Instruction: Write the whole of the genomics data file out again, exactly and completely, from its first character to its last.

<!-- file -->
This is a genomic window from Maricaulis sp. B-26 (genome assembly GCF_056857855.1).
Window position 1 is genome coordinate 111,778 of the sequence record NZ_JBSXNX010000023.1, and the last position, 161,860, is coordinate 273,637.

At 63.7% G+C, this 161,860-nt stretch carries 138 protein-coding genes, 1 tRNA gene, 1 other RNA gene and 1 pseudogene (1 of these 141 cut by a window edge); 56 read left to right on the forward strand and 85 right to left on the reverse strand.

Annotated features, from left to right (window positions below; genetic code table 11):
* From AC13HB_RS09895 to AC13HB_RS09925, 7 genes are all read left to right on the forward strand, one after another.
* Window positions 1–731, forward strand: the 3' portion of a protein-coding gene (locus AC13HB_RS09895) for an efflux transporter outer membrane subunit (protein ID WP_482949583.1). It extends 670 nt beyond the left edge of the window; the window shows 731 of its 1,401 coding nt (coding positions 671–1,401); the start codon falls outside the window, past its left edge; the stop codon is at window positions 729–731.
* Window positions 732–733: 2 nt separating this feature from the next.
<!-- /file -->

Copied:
This is a genomic window from Maricaulis sp. B-26 (genome assembly GCF_056857855.1).
Window position 1 is genome coordinate 111,778 of the sequence record NZ_JBSXNX010000023.1, and the last position, 161,860, is coordinate 273,637.

At 63.7% G+C, this 161,860-nt stretch carries 138 protein-coding genes, 1 tRNA gene, 1 other RNA gene and 1 pseudogene (1 of these 141 cut by a window edge); 56 read left to right on the forward strand and 85 right to left on the reverse strand.

Annotated features, from left to right (window positions below; genetic code table 11):
* From AC13HB_RS09895 to AC13HB_RS09925, 7 genes are all read left to right on the forward strand, one after another.
* Window positions 1–731, forward strand: the 3' portion of a protein-coding gene (locus AC13HB_RS09895) for an efflux transporter outer membrane subunit (protein ID WP_482949583.1). It extends 670 nt beyond the left edge of the window; the window shows 731 of its 1,401 coding nt (coding positions 671–1,401); the start codon falls outside the window, past its left edge; the stop codon is at window positions 729–731.
* Window positions 732–733: 2 nt separating this feature from the next.